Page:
I left the cemetery today and said, I miss doing more posthumous sculpture. I need to focus on only this. Perhaps the lull in this type of commissions this past year and a half are because we have really walked our own loss through this time. In fact, death, which is usually so much a part of my creativity , has become very personal with the losing of a father, mother, father in law, step mom and God mother— all within a few short years. I’m keenly aware of the loss from my clients perspective.
Leaving the cemetery today I thought, “Sure the giant monuments pay a lot, but for me, this part of my work- posthumous sculpture is much more fulfilling.”
I know many artists who bid on these type of projects and refer to them as, “just another commission.” Anyone who knows me and has followed my work and my studies over my career knows that I do not refer to posthumous sculpture in this way. I believe that sculpting for a prayer garden or a cemetery is one of the most honoring things I could ever do in my life and with my talents. When I do this, I always thank God for giving me this talent.
I know that some might think of this type of work as macabre. I suppose it is in how you look at death. It is interesting that I really no longer want to think about Halloween, but I am increasingly interested in The Day of The Dead. The Day of the Dead is A Hispanic tradition where family members embrace, remember and celebrate their loved one. We— in the western culture are too quick to brush a death away. People think they cannot or should not grieve and celebrate. My work gives people permission to do that, as does The Day of The Dead.
Another element to my passion for this type of work is the children. When I found this tiny grave at Glenwood cemetery I knew I had to have my picture taken with it. The children are here for such a short time, but this does not lesson their impact on the lives of others. The posthumous sculptures of and for children are by far my favorite thing to create.
I went to the cemetery today with a parent. I don’t know if I will be awarded this commission. But it does not matter. The moment we meet. I am connected to this mother and her grief. Someone else may be sculpting the project, but I will be holding this family in my heart and prayers for many years to come. When holidays come, I feel their greif and pray for their loss. As I told a friend of mine this afternoon, the responsibility that comes with this type of work is more than creative, but I embrace it. It is a part of who I am.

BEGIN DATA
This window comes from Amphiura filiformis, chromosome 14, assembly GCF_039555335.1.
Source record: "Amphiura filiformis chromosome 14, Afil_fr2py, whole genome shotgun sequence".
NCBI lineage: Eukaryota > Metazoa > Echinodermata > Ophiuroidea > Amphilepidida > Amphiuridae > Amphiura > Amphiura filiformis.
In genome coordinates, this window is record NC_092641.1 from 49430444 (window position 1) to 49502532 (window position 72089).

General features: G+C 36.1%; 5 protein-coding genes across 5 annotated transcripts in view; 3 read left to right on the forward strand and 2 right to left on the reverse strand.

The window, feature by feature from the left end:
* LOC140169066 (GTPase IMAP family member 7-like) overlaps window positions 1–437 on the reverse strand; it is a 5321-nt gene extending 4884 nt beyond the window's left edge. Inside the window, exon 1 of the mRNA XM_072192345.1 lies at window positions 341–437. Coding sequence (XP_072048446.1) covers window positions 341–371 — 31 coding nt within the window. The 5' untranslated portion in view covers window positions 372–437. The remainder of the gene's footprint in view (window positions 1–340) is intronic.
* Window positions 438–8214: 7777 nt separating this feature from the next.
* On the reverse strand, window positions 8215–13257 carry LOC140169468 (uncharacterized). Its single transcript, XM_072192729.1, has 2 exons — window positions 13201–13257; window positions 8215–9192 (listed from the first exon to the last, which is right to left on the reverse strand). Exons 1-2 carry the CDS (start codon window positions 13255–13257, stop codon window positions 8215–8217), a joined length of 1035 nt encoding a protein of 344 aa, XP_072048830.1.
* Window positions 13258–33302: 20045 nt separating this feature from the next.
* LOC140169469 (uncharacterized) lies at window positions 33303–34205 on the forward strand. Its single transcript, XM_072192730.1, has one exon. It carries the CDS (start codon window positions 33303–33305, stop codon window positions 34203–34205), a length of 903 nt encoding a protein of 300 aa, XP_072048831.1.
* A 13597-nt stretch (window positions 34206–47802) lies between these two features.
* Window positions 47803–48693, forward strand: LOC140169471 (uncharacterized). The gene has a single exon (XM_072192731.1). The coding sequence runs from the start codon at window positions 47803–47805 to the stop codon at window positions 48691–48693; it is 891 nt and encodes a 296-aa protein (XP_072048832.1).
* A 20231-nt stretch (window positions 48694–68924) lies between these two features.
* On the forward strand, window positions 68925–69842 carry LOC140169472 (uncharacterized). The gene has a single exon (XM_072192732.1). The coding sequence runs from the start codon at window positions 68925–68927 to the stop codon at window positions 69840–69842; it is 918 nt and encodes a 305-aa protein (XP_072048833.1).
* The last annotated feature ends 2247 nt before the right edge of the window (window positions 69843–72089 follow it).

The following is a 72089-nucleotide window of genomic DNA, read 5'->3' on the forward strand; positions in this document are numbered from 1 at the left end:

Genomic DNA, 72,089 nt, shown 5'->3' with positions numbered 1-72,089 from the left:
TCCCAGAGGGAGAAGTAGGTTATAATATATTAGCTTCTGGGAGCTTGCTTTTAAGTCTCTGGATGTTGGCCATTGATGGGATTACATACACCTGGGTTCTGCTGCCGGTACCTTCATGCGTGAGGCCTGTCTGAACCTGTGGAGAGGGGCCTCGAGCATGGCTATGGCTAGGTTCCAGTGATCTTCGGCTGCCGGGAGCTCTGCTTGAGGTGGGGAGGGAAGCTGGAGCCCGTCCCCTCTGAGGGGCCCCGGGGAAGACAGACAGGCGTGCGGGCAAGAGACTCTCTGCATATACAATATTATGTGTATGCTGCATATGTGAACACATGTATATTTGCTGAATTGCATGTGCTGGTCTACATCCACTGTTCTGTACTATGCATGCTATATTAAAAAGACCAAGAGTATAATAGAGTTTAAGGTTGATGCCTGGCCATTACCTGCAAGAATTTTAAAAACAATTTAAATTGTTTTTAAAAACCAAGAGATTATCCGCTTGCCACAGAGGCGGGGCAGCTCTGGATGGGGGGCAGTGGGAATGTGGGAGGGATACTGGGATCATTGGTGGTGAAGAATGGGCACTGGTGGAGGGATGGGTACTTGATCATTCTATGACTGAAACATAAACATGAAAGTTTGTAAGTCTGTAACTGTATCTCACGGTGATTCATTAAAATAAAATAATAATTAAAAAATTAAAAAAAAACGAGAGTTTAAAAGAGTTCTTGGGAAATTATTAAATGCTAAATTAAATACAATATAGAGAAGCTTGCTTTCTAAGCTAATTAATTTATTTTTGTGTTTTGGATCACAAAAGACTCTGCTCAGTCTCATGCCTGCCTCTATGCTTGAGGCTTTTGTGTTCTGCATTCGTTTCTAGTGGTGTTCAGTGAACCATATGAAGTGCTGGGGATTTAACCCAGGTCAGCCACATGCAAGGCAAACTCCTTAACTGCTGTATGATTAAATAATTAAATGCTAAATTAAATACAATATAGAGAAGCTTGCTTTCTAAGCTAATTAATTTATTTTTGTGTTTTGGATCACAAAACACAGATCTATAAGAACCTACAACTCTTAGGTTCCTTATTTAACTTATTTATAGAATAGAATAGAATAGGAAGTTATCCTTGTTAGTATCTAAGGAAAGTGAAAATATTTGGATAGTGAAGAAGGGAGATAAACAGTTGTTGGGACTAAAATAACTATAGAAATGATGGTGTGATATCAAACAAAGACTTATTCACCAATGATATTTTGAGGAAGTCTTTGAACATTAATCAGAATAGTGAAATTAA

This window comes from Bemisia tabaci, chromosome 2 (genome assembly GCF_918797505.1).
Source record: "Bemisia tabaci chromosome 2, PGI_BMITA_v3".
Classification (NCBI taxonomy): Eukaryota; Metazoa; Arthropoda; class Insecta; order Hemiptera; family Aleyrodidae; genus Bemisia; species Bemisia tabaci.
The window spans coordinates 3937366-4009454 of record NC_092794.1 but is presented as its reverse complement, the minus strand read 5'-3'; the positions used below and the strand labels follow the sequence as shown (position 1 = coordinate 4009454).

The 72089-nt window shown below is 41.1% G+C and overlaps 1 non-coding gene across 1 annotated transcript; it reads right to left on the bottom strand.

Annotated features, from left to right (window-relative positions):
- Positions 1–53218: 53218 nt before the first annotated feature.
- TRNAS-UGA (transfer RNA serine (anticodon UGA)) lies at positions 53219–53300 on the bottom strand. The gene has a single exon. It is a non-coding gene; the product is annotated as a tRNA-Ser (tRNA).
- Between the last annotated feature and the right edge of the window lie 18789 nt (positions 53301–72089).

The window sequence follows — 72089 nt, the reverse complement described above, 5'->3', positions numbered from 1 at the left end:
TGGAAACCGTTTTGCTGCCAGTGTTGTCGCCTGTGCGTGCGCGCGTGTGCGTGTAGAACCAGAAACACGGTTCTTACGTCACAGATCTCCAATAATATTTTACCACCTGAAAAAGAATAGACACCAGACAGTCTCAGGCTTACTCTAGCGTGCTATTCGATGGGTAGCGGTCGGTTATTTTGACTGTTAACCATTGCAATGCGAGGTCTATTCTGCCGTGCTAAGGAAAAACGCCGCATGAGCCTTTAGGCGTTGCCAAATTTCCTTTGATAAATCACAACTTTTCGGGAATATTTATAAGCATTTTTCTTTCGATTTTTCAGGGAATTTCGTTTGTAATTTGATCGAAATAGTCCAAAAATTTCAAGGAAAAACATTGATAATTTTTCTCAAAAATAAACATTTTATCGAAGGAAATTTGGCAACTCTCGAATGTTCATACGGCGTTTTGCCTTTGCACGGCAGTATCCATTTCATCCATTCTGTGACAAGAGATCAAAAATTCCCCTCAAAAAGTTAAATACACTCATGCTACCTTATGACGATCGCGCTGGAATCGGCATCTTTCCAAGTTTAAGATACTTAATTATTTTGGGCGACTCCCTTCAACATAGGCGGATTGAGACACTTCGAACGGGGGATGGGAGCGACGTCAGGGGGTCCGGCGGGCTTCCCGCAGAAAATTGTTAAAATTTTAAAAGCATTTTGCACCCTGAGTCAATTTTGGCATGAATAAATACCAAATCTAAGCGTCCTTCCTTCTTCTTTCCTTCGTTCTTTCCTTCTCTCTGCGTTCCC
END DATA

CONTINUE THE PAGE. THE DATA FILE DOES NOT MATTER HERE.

Here is a portion of the novel I wrote. This is a young adult novel about a young girl who, like her mother, is very sensitive to the emotions of others. Her mother is a sculptor. Yes, it is based a bit on my own experiences. I am reminded of the novel and this scene as I visited this place in the cemetery. The inspiration for this novel came from this marvelous serene cemetery. Maybe I should work on getting his novel polished and published. Today when I visited, the man in my story was gone, there is a headstone now, but I will forever have this vision printed in my heart, and I know my potential client can identify with the sentiment.
Picnic in the cemetery
The creeping vines cling close to the brick, creating topiary sentinels that hold open the iron gates welcoming the large, sliver van. Mothering oaks spread their long arms intertwining over graves, and winding grey roads that are carefully edged with red brick curbs. The roots of the nurturing trees hold the dead, with tears from years of grief and memory– cradling, scooping nestling.
Caroline looks for her favorite places, as the van proceeds at a reverent pace deeper and deeper into the shade, and green and history that is the cemetery. The road widens at the gazebo, a courteous place for parking. A man in jeans and a light blue shirt who is not quite as old as her own parents stands at the foot of a tiny fresh grave that is heaped with dirt. Dirt that will settle into the earth as the pain and grief settle into the man. He stands, arms heavy and empty and hanging by his side. There is no head stone only stuffed animals and store bought figurines of cherubs. Caroline feels a bit breathless, the center of her chest tightens, a longing and loneliness bore a hollow spot in her.
She tries to shake it off. “This is someone I don’t even know.” She reminds herself. She wishes she was alone at this moment, that the man were not there, nor her mother for she has an overwhelming urge to lay down on the ground next to the pile of dirt, and tell it a story. “If only the man knew my mother, and what she does, maybe she could help.” She thought. But she has discovered, as Ms. Moyer has, that not everyone can handle what Ms. Moyer does. To some it brings immense comfort, others extreme pain. Even some that come to her go away for a time and then come back and say, “No, I can’t do this.”
Bridgette Mongeon is a sculptor, writer, illustrator and educator as well as a public speaker.
Her blog can be found at https://creativesculpture.com.
She is the vice chair of the planning committee for 3DCAMP Houston 2012 http://www.3dcamphouston.com
She is also the owner and creator of the God’s Word Collectible Sculpture series http://www.godsword.net
Click on Podcast Host Bios for a list of all podcasts.